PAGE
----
Young activists bid to join climate case at top German court


The RWE Niederaussem lignite-fired power station releases steam, behind two renewable energy producing wind turbines in Bergheim, Germany, Monday, Jan. 13, 2020. (Photo: AP) 

Young climate activists in Germany announced Wednesday that they are seeking to join a lawsuit before the country’s top court that aims to force the government to do more to combat global warming.

The activists are backed by environmental groups such as Greenpeace, who say Germany’s current plan to reduce greenhouse gas emissions by 55% over the next decade isn’t good enough.

Miriam Siebeck, a 15-year-old student from Stuttgart, accused the government of passing “an absolutely ridiculous little climate package” last year that doesn’t allay the fears her generation has about the future.

Siebeck, who is a member of the Fridays for Future group inspired by Swedish activist Greta Thunberg, said government measures to curb CO2 emissions would have a far greater impact than those taken by individuals and so it should be forced to step up its efforts.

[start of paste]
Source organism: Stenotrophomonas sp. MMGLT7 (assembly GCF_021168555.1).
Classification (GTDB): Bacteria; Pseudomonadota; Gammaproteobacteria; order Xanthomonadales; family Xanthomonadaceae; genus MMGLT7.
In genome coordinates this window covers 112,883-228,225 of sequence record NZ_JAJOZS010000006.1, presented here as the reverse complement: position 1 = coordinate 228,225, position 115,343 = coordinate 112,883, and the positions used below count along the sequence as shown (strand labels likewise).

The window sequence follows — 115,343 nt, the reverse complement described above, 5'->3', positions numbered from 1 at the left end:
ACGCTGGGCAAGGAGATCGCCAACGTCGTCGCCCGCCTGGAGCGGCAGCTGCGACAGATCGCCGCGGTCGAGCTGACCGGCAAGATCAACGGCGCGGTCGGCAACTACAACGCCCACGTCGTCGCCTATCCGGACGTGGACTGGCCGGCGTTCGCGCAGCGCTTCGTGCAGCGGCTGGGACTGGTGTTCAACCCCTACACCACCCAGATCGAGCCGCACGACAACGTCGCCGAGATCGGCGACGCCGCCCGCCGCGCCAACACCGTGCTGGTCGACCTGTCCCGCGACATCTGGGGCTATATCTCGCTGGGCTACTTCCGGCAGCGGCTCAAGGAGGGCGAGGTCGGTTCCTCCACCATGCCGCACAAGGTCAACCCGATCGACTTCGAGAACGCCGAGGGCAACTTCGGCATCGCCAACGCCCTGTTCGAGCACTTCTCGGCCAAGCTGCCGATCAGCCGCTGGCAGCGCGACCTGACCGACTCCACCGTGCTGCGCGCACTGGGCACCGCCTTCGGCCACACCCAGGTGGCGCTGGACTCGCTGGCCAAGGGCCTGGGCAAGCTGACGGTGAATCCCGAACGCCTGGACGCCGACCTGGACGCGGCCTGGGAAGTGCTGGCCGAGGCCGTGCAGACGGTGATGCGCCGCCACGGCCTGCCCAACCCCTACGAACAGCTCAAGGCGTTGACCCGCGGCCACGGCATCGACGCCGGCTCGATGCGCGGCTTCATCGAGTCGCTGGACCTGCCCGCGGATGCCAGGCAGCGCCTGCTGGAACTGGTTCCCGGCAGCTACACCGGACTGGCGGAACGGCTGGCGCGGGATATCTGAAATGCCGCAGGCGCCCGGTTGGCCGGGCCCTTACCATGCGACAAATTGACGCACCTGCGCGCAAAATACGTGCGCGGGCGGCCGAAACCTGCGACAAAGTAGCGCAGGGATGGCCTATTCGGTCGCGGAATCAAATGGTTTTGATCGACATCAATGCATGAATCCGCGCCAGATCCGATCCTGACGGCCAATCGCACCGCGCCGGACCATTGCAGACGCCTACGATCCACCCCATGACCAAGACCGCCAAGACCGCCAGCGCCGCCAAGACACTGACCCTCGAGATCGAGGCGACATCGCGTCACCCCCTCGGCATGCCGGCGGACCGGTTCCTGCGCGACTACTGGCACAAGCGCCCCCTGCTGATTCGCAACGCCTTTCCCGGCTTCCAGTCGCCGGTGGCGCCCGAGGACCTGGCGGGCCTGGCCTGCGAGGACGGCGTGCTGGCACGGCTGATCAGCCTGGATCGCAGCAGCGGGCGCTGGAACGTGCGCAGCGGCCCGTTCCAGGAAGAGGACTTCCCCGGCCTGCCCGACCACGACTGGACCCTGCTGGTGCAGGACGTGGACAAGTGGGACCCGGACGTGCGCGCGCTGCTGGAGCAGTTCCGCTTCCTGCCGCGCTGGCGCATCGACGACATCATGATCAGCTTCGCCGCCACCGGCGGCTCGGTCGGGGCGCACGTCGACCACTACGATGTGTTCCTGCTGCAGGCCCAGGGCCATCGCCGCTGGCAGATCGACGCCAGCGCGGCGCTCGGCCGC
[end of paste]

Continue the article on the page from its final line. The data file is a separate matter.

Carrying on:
Their lawyer, Remo Klinger, said the plaintiffs want the Federal Constitutional Court to add their lawsuit to a pending case submitted in 2018 and rule whether fundamental rights are being breached.

Environmental groups claim the German government of shying away from “easy” measures that would significantly cut emissions of planet-heating carbon dioxide, such as introducing a universal speed limit, ending subsidies for heavily polluting cars and easing regulations for on-shore wind farms.

The group Environmental Action Germany, which supports the new case, noted that in recent years courts have forced the government to clamp down on high air pollution caused in part by diesel cars.

A Berlin court last year rejected a lawsuit brought against the government by three German farming families who said their livelihoods are threatened by climate change. Their lawyer, Roda Verheyen, who is also part of the new case, said the ruling set an important precedent by confirming that the government can — at least in principle — be held to account over its efforts to tackle climate change.

Verheyen also cited a recent landmark case in The Netherlands, where courts ruled that protection from the potentially devastating effects of climate change was a human right and that the government had a duty to protect its citizens.